How I view my Everest 2014 experience is so much different than how most other people see it. This is another slide from my Everest presentation at work. Everyone I talk to sees almost only Mt. Everest. They see a six week period in my life, a waste of money, a risk of death, and media coverage. For me, it's just part of the story, part of the journey. Oh I realize it could have been the end had the avalanche happened one day later, but it isn't the end. Along those same lines, it is nowhere near the beginning. Take a look at the graphic.
|My View of Everest 2014|
This is just a smattering of the events leading up to Everest. One that people seem to get fixated on is the money. Yes, it was tremendously expensive to me. I saved for three years. That seems like a huge loss to most people, and it is, I am depressed about it, but it happened during a formaitve time in my life, and now I have built my life into living below my means, saving lots of money, and going after big goals. To me, those positive aspects that are now somewhat hardwired into me are great skills. A lot of people will talk about wanting to chase a big goal "someday", well, I've already done it once. I can do it again. I can chase a big goal two more times. I can chase a big goal three more times, maybe a dozen times, if I don't die before then. Not everyone has the follow through that for better or worse I now have.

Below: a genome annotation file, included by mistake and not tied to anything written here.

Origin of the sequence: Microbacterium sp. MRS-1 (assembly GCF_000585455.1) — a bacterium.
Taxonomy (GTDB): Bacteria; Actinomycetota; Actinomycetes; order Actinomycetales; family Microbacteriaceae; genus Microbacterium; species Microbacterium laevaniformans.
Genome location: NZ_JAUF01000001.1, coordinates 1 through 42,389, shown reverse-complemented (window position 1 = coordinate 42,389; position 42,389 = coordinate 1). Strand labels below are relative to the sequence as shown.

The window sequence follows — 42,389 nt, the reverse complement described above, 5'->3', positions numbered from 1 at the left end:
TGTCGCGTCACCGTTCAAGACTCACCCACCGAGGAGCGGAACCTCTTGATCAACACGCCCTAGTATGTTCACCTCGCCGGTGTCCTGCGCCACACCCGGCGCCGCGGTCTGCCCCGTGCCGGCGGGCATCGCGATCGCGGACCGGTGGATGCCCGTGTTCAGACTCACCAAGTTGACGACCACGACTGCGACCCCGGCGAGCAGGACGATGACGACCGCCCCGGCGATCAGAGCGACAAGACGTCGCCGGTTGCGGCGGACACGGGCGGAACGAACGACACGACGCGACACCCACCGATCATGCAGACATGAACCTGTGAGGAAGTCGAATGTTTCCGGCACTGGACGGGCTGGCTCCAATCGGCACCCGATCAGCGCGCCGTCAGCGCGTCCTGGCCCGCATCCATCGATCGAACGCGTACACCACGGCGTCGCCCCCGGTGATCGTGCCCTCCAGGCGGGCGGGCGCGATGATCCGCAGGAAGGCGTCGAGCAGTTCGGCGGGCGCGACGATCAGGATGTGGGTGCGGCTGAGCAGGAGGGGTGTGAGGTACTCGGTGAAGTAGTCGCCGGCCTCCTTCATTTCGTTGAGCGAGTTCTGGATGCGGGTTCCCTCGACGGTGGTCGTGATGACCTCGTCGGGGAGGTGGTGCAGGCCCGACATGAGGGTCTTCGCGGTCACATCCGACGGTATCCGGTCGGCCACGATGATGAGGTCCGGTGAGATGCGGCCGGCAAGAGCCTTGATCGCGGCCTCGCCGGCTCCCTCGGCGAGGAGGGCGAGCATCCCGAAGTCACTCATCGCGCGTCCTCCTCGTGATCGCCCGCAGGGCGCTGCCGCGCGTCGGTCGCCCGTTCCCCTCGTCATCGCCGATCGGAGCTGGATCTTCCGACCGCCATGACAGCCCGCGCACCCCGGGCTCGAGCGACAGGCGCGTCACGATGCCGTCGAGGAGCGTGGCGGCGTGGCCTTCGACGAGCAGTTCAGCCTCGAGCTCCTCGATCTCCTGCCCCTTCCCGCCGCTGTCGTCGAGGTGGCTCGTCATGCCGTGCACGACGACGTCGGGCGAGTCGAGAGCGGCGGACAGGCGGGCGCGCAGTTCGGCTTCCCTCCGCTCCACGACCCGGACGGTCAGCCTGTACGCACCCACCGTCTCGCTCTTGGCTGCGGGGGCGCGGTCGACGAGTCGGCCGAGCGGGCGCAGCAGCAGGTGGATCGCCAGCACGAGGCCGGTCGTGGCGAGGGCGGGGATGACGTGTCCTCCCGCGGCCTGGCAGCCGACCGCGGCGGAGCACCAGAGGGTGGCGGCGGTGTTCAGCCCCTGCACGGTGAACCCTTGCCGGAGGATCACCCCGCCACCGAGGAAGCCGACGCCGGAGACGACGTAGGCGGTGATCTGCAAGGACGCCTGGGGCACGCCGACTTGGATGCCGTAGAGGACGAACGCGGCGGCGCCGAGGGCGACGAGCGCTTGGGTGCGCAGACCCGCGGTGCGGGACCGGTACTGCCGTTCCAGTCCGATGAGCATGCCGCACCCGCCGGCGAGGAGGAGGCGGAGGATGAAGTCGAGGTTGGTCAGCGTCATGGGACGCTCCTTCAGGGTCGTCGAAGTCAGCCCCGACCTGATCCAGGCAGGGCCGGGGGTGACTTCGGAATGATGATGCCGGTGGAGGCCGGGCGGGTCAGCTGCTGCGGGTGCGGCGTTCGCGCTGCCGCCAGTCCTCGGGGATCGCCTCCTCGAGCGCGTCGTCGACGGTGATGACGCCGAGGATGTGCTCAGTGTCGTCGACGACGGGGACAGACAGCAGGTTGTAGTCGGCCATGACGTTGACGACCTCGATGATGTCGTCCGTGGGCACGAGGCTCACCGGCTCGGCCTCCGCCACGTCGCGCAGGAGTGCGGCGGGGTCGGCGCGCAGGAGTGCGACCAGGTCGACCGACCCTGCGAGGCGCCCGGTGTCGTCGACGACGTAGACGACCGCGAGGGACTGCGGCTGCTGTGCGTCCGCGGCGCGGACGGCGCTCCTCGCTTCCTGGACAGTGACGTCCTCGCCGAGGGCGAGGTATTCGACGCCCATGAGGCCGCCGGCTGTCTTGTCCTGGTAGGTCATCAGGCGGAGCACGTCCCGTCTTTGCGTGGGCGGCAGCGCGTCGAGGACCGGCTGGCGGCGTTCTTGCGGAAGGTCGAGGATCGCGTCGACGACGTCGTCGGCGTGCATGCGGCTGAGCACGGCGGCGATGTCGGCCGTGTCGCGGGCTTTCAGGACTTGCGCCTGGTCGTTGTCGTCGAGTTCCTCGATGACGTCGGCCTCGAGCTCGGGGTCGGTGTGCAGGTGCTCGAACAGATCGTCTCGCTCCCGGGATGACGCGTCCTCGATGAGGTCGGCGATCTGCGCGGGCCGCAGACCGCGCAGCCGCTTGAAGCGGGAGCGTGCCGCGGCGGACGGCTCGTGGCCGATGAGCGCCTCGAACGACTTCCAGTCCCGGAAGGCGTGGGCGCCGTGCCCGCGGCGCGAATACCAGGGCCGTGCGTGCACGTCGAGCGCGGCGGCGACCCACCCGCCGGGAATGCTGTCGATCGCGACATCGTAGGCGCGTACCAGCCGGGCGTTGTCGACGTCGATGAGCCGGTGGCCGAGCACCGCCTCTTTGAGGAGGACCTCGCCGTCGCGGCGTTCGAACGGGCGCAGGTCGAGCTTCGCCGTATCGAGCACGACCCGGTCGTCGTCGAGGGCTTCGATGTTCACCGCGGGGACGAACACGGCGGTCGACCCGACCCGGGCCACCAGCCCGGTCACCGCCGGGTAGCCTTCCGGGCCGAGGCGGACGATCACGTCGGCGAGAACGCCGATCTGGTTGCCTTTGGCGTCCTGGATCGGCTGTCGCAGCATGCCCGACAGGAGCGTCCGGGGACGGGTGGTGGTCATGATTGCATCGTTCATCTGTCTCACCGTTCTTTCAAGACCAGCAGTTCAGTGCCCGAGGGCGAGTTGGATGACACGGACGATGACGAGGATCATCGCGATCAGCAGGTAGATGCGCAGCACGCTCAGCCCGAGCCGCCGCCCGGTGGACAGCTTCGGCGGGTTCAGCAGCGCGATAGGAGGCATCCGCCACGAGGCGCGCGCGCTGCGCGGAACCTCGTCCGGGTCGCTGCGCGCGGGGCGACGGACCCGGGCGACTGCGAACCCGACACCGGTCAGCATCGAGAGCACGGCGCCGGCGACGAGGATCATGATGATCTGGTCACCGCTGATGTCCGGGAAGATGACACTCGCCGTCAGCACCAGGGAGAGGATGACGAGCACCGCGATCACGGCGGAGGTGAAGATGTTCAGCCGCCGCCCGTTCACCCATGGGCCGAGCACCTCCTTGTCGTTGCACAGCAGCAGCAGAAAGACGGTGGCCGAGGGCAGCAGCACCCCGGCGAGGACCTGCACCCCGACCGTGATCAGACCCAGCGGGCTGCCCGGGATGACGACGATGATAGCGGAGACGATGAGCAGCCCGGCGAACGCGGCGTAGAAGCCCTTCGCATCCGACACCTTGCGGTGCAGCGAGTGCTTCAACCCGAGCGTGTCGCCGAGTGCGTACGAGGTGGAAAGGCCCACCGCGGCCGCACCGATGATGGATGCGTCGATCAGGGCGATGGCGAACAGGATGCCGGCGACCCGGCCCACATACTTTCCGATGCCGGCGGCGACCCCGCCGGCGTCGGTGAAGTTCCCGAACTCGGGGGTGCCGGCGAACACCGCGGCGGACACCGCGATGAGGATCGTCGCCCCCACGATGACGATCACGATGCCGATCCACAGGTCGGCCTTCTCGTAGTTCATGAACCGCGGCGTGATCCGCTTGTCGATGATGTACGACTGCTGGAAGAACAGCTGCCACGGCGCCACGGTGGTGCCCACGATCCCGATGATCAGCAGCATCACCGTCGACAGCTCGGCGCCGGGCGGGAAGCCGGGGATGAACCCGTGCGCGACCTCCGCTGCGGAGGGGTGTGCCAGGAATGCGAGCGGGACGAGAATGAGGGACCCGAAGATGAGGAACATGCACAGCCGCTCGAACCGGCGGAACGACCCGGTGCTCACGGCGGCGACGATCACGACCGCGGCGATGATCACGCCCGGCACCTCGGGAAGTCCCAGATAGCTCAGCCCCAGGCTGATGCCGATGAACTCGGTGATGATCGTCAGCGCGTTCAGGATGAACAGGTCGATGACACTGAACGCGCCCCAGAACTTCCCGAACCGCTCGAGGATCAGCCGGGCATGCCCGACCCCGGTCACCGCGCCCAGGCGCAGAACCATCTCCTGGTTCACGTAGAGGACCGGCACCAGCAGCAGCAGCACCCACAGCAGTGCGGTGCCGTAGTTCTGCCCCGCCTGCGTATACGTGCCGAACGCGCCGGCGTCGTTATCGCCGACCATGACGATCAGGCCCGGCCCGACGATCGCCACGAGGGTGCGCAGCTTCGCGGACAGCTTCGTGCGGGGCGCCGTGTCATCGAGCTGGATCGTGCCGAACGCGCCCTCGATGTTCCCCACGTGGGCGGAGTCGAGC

Also on this graphic I reference the three times that I nearly died in the mountains. I won't go into detail, but suffice to say mistakes were made in each circumstance that I could mitigate against in the future. To some extent, they could happen again, but I would be much more aware of the events leading up to a serious accident. Experience matters. As a young person I like to imagine that skills make up for experience, and to some extent they do, but ultimately you have to live through the experiences first hand to understand.
I am not planning to talk about every bubble on the chart. The point of this is that Mount Everest is just part of my mountaineering experience. The final specific thing I want to point out is I basically taught myself how to mountaineer from reading Mountaineering: The Freedom of the Hills 6th edition. I read it cover to cover in 2004 and practiced everything in the book. To be honest, if you want to get into mountaineering, or any style of climbing, read that book, newest edition of course, and practice all the techniques and rope work it details.
So that's how I see it, Everest is a small part of my mountaineering experience.
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